As I made my way through The Lost Man, I was surprised by the exploration of family violence in this setting. I really shouldn’t have been. After all, intimate partner violence is something one in three Australian women report experiencing and an average on one woman a week is murdered by a current or former partner (Our Watch).
In rural and remote areas, the social isolation required for a partner to exert control is a natural byproduct of the place they call home. Like with suicide and mental health issues, there are fewer services which can help women in abusive relationships, or the opportunities for them to be able to safely leave and find financial stability.
Lack of affordable accommodation is both one of the main reasons women feel they have to stay in an abusive relationship and why they may return.
This inability to leave with children is sensitively explored in The Lost Man, where a character is unable to use the limited transport on the farm to leave and feels that life as a housewife will make living independently with children near-impossible.
What’s more, this abuse is discussed in a generational sense. That’s something I’ve not come across in anything I’ve read before, although the continued cycle of behaviour is a huge social concern.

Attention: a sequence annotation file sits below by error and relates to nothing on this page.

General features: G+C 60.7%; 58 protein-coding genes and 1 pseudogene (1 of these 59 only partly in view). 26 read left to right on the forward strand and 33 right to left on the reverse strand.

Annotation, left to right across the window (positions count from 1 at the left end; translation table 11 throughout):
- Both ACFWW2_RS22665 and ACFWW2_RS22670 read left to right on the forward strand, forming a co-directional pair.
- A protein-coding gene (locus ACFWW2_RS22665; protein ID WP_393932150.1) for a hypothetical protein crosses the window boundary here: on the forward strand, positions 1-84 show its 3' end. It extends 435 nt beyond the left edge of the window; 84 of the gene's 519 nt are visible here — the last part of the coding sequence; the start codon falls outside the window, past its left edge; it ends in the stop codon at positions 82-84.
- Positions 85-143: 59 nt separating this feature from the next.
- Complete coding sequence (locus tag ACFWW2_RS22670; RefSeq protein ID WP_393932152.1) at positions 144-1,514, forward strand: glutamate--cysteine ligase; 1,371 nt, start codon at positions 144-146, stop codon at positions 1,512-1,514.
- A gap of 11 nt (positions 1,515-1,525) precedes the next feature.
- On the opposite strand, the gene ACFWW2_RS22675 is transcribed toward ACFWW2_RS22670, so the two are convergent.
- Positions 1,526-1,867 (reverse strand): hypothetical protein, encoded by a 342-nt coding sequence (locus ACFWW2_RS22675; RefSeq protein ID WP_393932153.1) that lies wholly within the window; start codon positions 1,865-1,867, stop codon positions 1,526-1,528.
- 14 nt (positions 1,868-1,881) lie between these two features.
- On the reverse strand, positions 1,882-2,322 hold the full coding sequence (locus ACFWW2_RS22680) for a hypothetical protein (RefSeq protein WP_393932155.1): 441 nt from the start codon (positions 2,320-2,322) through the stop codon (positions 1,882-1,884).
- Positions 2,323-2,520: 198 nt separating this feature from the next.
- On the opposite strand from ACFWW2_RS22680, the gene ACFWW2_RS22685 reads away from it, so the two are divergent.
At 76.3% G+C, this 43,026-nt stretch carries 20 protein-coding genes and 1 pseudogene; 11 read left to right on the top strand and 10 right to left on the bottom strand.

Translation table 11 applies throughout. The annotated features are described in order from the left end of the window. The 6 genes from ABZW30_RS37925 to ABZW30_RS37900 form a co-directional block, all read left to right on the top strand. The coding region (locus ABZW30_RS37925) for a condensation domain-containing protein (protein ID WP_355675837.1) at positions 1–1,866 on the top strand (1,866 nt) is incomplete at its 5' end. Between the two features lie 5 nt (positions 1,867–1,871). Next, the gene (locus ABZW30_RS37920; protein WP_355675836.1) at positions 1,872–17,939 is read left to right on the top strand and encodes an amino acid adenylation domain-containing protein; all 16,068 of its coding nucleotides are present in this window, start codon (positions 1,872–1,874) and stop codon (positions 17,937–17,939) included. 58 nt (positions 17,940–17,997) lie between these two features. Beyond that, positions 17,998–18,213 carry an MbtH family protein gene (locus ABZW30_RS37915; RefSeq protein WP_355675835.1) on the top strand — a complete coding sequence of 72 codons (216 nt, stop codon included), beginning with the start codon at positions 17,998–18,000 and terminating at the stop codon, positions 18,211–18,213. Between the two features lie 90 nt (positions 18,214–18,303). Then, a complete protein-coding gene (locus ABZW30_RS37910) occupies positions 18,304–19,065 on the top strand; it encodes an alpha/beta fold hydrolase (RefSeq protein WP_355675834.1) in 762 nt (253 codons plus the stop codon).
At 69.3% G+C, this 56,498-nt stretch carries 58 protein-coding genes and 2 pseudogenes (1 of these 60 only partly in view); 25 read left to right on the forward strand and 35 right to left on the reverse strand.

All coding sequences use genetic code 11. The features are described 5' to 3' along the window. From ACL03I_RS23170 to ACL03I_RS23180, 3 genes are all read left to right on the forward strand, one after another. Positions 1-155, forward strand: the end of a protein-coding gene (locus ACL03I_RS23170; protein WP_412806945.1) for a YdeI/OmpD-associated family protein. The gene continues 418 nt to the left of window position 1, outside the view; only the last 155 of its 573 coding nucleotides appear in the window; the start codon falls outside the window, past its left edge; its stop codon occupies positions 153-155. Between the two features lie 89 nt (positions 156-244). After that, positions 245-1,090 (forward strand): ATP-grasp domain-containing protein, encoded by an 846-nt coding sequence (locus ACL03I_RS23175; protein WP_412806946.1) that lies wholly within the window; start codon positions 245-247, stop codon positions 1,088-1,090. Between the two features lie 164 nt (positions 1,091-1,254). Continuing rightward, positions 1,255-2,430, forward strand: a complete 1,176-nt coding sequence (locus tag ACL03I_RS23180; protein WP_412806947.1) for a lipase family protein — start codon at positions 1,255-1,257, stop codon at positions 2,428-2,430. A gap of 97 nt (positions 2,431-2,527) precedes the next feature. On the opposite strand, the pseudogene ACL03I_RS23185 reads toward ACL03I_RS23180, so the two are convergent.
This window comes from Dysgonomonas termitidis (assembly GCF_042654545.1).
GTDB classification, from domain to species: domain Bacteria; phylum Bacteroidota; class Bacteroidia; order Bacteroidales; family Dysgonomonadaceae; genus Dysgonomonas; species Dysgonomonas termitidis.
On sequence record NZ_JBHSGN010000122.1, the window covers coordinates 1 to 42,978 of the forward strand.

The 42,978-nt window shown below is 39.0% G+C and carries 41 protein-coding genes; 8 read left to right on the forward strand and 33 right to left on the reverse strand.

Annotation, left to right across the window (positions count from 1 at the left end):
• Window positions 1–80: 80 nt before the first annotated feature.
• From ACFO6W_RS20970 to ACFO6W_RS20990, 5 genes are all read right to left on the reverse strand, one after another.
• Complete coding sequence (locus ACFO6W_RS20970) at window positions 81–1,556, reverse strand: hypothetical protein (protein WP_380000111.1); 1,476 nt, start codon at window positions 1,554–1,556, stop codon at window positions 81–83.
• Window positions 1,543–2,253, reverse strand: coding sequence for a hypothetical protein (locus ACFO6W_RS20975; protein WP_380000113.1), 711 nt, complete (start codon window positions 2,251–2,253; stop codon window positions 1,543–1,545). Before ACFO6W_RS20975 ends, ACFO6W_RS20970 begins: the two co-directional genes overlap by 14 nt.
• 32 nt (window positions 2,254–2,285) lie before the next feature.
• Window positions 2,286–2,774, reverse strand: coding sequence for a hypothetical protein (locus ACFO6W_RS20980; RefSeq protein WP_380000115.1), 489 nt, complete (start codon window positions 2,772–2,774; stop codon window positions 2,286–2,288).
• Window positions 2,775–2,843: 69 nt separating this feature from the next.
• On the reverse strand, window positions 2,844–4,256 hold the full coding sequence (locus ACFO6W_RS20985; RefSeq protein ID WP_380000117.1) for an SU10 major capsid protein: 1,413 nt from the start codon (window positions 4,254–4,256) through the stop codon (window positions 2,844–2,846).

The Lost Man was so much more than I expected. It’s not just a mystery with a dry, red dust backdrop. It’s an intense look at the darker side of rural Australia, the dirt clinging to the edges of our romanticised image of that strange outback landscape.
The Lost Man was my first Jane Harper, but I understood immediately why she has fast become the new darling of Australia’s literary scene. As pages turn, you feel the baked soil on your feet, the heat searing your back, the fear building in the pit of your stomach with skill only the best writers possess.
He couldn’t simply leave, for lots of reasons. Financial. Practical. And not least because sometimes, quite a lot of the time, he felt connected to the outback in a way that he loved. There was something about the brutal heat when the sun was high in the sky and he was watching the slow meandering movement of the herds. Looking out over the wide-open plains and seeing the changing colours in the dust. It was the only time when he felt something close to happiness. If Xander couldn’t feel it himself, and Nathan knew not everyone could, then he couldn’t explain it. It was harsh and unforgiving, but it felt like home.